3. The identity of the "tribulation martyrs" in Revelation 7 & 14
Among Pre and Post-tribulational people is the issue of identifying the believers who die in the tribulation period. Who are they? Pre-tribulationalists will argue that they are not the church, being that the text never calls them such.  Meanwhile Post-tribs will counter by saying that if the Holy Spirit was removed from the earth in a Pretrib rapture scenario, then how would people be experiencing conversion unto salvation. Such an issue factors into discerning where the Bible places the rapture in relationship to the tribulation period.

4. The relationship of the rapture to Christ's second advent
The issue as to whether there is a time delay between the rapture and the second advent will determine which of the above positions is believed. Pre and Mid-trib people see both events as distinguished, almost like a Part 1 and Part two of Christ's return.  Post-tribulationalists see both as composing one and the same event, with virtually no time delay whatsoever. The chart below, from visualizes this point:
       5. Interpretation of Daniel 9:23-27 or "Daniel's 70th week" and Matthew 24
All three viewpoints interact quite a bit with Daniel, whereas Mid and Post-tribulationalists see the rapture being spoken of in Matthew 24. Virtuallly all Pre-tribulationalists would say that the rapture is not discussed by Jesus in his sermon on the Mount of Olives in Matthew 24, being that his concern is exclusively with His second Advent, a distinct event from the rapture.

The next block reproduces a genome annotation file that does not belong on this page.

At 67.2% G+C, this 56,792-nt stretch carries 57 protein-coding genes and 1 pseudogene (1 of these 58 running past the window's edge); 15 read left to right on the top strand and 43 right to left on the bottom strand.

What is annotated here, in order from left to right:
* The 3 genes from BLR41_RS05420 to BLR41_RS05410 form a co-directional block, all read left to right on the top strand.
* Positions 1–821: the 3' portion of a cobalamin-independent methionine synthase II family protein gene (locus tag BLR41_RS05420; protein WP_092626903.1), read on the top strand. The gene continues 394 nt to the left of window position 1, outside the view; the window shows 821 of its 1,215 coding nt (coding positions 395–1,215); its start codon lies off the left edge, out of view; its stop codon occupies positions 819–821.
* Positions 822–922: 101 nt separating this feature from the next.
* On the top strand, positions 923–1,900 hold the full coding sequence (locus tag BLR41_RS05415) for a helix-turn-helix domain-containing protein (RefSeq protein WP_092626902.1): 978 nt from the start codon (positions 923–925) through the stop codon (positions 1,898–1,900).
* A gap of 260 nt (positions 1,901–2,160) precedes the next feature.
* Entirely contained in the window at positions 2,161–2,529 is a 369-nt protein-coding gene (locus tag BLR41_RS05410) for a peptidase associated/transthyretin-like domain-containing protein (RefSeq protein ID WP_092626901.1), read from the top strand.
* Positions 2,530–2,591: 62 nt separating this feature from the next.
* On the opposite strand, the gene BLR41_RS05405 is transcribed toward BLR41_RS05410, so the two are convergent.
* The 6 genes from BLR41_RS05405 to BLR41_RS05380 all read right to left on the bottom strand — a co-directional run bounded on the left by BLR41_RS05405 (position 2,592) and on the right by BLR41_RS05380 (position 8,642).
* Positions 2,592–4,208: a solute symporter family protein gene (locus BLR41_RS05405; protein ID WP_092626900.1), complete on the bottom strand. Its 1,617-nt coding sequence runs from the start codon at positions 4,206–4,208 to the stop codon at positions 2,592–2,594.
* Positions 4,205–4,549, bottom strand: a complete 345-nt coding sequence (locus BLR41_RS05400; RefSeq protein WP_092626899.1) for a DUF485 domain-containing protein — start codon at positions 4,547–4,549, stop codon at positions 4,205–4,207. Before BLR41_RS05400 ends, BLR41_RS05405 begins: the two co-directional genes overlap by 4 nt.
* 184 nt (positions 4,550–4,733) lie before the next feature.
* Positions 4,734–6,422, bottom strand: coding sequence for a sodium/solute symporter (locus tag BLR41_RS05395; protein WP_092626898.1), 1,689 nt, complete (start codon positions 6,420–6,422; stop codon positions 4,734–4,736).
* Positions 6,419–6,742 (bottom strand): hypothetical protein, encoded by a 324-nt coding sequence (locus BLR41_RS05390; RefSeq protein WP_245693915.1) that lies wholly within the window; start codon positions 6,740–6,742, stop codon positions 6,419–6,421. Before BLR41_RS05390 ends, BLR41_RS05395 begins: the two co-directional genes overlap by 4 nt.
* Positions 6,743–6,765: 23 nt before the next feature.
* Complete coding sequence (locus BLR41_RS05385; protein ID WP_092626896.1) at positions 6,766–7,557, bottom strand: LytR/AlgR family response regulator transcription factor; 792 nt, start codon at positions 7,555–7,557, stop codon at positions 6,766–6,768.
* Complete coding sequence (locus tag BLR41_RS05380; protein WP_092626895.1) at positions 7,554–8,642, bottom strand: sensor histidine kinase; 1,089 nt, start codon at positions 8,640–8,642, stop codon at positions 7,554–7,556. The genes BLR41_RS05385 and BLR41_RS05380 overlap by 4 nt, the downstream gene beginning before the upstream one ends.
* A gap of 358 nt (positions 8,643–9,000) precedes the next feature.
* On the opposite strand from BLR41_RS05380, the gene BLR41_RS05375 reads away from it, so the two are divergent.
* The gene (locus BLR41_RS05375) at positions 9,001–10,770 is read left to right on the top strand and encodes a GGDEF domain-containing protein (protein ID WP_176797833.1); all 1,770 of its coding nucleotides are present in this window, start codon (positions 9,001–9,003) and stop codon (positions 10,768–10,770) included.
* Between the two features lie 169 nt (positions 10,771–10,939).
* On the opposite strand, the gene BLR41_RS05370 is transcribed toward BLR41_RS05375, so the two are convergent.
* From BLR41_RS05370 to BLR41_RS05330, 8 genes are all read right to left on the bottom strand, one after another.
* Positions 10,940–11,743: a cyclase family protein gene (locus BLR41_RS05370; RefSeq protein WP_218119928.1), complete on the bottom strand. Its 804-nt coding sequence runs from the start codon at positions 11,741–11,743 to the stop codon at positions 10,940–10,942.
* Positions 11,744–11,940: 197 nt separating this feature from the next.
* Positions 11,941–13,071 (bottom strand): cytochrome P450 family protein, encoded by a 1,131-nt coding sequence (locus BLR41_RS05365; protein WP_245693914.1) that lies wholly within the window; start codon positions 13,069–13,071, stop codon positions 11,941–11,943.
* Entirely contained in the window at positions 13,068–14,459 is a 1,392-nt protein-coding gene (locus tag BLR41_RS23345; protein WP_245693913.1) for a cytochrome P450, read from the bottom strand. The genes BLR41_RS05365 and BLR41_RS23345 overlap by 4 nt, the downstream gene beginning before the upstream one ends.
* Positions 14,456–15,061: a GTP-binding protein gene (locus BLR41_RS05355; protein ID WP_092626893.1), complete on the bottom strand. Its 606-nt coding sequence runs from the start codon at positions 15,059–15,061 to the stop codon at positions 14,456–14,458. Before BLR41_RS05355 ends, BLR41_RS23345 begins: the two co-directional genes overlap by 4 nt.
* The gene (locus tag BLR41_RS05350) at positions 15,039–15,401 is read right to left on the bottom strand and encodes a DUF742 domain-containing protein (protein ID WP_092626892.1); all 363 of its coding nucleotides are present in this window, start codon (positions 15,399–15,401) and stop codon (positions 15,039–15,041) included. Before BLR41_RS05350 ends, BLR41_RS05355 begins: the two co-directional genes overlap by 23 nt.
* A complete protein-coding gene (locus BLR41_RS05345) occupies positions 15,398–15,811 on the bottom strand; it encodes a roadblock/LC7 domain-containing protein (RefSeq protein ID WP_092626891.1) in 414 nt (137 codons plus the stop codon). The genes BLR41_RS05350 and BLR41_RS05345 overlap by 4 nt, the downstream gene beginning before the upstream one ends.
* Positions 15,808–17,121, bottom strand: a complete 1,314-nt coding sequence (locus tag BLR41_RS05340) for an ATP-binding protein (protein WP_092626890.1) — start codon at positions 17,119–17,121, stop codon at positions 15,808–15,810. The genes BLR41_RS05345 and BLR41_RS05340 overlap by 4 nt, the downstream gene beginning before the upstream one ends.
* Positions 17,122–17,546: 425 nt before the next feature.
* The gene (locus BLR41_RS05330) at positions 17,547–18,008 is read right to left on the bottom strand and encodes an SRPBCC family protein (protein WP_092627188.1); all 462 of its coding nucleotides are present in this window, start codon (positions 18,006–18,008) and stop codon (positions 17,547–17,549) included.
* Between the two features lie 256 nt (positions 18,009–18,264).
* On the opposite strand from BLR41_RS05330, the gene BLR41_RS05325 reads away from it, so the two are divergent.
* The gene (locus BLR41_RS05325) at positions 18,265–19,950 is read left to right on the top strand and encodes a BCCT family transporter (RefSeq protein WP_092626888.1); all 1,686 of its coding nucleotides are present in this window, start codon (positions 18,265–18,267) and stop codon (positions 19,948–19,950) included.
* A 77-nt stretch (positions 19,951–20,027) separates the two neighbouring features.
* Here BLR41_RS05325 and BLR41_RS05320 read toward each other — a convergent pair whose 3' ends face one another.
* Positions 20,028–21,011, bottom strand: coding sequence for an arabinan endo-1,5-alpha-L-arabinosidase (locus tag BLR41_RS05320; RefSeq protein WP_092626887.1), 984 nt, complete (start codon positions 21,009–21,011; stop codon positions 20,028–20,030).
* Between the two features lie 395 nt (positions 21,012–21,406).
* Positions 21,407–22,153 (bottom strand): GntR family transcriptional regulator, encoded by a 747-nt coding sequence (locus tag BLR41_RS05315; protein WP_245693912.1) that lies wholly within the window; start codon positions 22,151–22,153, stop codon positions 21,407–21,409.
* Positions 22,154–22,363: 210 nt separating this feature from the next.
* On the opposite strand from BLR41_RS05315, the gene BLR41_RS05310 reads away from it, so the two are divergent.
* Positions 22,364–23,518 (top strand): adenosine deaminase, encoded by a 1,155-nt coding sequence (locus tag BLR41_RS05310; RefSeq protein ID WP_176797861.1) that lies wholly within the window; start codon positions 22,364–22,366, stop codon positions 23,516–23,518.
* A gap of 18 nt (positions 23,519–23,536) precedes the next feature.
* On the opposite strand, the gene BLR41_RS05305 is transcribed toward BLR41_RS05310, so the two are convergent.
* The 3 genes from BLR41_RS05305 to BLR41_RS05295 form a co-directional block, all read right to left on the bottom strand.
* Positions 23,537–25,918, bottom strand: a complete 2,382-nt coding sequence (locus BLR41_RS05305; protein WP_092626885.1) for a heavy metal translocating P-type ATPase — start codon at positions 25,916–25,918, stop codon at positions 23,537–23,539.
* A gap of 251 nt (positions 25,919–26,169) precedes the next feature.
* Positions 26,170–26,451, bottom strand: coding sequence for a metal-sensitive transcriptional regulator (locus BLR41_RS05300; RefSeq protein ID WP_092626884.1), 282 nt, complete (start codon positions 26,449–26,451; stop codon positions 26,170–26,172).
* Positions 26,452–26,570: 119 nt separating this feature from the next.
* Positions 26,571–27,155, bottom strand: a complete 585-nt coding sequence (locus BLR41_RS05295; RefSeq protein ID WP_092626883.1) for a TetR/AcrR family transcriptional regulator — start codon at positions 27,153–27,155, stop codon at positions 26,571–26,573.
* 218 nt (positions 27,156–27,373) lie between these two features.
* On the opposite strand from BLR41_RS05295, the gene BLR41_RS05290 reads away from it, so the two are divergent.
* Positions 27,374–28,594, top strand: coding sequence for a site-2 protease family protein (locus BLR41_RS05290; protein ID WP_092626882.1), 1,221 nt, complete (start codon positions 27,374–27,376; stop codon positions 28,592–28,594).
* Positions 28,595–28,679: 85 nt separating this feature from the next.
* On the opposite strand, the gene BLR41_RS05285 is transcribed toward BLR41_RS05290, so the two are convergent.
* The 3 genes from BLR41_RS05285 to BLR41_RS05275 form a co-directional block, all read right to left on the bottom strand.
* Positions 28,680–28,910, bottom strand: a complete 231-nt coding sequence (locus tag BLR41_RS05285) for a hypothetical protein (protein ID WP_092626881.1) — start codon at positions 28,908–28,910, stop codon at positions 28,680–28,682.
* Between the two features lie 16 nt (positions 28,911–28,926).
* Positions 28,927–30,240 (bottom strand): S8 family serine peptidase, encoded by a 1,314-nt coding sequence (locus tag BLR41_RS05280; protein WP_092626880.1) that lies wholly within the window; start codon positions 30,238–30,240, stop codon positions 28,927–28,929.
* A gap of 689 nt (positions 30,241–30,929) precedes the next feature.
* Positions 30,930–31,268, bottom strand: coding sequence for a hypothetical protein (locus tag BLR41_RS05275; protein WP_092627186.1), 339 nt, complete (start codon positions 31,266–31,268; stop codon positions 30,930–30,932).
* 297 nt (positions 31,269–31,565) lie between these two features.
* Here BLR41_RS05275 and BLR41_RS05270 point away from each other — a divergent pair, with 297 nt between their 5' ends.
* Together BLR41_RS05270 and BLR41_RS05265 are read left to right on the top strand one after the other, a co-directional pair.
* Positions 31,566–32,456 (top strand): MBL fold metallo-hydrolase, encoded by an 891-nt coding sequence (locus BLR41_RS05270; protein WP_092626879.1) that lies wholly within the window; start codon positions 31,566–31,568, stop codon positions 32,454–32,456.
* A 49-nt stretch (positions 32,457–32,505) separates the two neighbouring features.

We could probably reference several more elements, however these five tend to be the top ones when reading any books, literature or hearing sermons on the rapture's placement in prophetic events.

1. Walter Elwell, General Editor. The Evangelical Dictionary of Theology. Baker Book House. 2001. Page 983.

2. Other schools of thought in regards to the term "1,000" years in Revelation 20 treat the chapter as referring to a symbolic period of time that is occurring right now in heaven and will culminate in Christ's second advent, a general final judgment of believers and unbelievers and then the eternal state of Revelation 21-22. Typically those who espouse Christ's millennial kingdom as occurring right now in heaven are deemed "Amillennial", being that they do not believe there to be a future, literal 1,000 year reign of Christ upon this earth.

A second version teaches that through the gradual evangelization of this world, multitudes of people from every nation will be won over by the Gospel, thus leading history into a "Gospel" golden age (a millennium of sorts). At the end of that undefined period, Christ will return and usher in the eternal state following the final judgment.  Such a view is call "post-millennialism". Amillennialists and Postmillennialist typically do not engage in the rapture debate, being that they do not view the tribulation as yet future, but rather having to do more with a general persecution of believers throughout the ages or as having occurred in the first century when the Romans destroyed the temple in Jerusalem.